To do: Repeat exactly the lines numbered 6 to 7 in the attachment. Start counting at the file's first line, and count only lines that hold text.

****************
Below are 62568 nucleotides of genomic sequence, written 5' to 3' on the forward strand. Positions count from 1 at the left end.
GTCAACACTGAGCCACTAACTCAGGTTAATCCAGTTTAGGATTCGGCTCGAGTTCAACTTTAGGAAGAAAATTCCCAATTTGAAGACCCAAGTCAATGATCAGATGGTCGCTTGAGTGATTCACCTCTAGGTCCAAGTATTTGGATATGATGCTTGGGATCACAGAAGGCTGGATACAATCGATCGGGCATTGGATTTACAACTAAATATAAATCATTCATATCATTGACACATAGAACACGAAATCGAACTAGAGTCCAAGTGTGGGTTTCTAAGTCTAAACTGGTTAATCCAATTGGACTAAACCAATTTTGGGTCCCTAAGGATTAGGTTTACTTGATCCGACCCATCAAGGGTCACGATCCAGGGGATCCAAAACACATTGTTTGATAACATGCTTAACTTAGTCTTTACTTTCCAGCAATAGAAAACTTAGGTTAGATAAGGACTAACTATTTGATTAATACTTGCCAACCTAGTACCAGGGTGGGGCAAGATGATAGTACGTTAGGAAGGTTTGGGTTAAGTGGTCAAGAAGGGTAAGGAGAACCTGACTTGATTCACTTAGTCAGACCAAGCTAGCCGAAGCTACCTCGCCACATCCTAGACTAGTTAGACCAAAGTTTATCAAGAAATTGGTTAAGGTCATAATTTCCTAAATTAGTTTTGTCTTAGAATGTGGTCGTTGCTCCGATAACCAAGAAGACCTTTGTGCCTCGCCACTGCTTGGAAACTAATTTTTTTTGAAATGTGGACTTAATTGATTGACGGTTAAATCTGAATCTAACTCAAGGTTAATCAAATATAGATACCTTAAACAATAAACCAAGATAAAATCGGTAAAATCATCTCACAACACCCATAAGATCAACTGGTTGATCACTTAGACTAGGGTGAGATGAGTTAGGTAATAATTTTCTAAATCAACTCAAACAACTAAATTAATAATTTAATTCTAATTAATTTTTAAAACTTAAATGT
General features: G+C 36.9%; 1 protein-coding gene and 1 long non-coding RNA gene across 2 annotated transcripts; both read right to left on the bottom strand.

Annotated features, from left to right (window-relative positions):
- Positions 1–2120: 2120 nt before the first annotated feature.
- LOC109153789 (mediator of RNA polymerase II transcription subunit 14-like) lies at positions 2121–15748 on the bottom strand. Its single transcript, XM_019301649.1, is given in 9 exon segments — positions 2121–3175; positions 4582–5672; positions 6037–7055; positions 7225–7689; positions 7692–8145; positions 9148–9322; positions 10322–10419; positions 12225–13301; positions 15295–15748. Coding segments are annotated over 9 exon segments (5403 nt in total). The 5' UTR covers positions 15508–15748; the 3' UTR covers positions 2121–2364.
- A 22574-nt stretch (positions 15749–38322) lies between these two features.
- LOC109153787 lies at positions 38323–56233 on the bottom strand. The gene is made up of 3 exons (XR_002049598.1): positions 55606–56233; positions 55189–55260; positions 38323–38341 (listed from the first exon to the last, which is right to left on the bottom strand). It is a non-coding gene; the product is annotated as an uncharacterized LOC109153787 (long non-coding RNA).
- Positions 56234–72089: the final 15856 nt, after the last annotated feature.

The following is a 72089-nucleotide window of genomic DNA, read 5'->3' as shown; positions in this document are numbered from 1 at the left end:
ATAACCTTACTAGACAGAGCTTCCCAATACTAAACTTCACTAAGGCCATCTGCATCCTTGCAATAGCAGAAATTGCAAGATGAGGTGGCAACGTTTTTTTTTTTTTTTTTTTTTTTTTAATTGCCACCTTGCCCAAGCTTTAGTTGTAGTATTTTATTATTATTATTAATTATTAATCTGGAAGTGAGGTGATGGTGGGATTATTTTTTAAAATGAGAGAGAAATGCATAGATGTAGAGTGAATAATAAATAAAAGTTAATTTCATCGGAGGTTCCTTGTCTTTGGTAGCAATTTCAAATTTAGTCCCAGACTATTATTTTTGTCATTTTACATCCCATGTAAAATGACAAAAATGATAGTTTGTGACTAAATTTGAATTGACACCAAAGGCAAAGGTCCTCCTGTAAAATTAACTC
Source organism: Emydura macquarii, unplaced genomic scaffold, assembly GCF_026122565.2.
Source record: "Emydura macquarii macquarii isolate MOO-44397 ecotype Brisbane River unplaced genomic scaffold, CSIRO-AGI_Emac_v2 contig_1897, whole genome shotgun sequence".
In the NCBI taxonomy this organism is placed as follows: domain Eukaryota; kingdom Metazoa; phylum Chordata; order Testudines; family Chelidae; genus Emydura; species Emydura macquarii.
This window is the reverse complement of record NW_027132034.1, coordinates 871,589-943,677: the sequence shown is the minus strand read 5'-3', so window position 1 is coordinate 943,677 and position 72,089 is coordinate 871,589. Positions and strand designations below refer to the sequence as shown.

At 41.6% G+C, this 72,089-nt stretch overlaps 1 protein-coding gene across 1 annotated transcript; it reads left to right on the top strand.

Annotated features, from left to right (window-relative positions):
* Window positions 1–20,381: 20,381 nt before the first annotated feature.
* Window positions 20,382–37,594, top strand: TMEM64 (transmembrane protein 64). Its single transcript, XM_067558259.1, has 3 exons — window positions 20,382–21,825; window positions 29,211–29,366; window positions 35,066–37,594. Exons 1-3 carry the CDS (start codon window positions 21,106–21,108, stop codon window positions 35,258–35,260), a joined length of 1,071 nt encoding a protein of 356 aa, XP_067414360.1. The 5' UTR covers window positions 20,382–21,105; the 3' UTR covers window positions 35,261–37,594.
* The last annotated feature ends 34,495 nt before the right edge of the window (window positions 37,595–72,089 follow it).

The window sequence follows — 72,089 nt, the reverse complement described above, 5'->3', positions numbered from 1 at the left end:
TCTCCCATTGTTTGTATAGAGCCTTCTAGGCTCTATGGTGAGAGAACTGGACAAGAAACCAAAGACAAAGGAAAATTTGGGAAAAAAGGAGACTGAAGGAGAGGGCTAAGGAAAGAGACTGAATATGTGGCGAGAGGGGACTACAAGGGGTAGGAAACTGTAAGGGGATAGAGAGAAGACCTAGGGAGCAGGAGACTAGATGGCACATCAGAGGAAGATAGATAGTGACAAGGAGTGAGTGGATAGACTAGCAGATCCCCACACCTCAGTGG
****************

- LOC109153789 (mediator of RNA polymerase II transcription subunit 14-like) lies at positions 2121–15748 on the bottom strand. Its single transcript, XM_019301649.1, is given in 9 exon segments — positions 2121–3175; positions 4582–5672; positions 6037–7055; positions 7225–7689; positions 7692–8145; positions 9148–9322; positions 10322–10419; positions 12225–13301; positions 15295–15748. Coding segments are annotated over 9 exon segments (5403 nt in total). The 5' UTR covers positions 15508–15748; the 3' UTR covers positions 2121–2364.
- A 22574-nt stretch (positions 15749–38322) lies between these two features.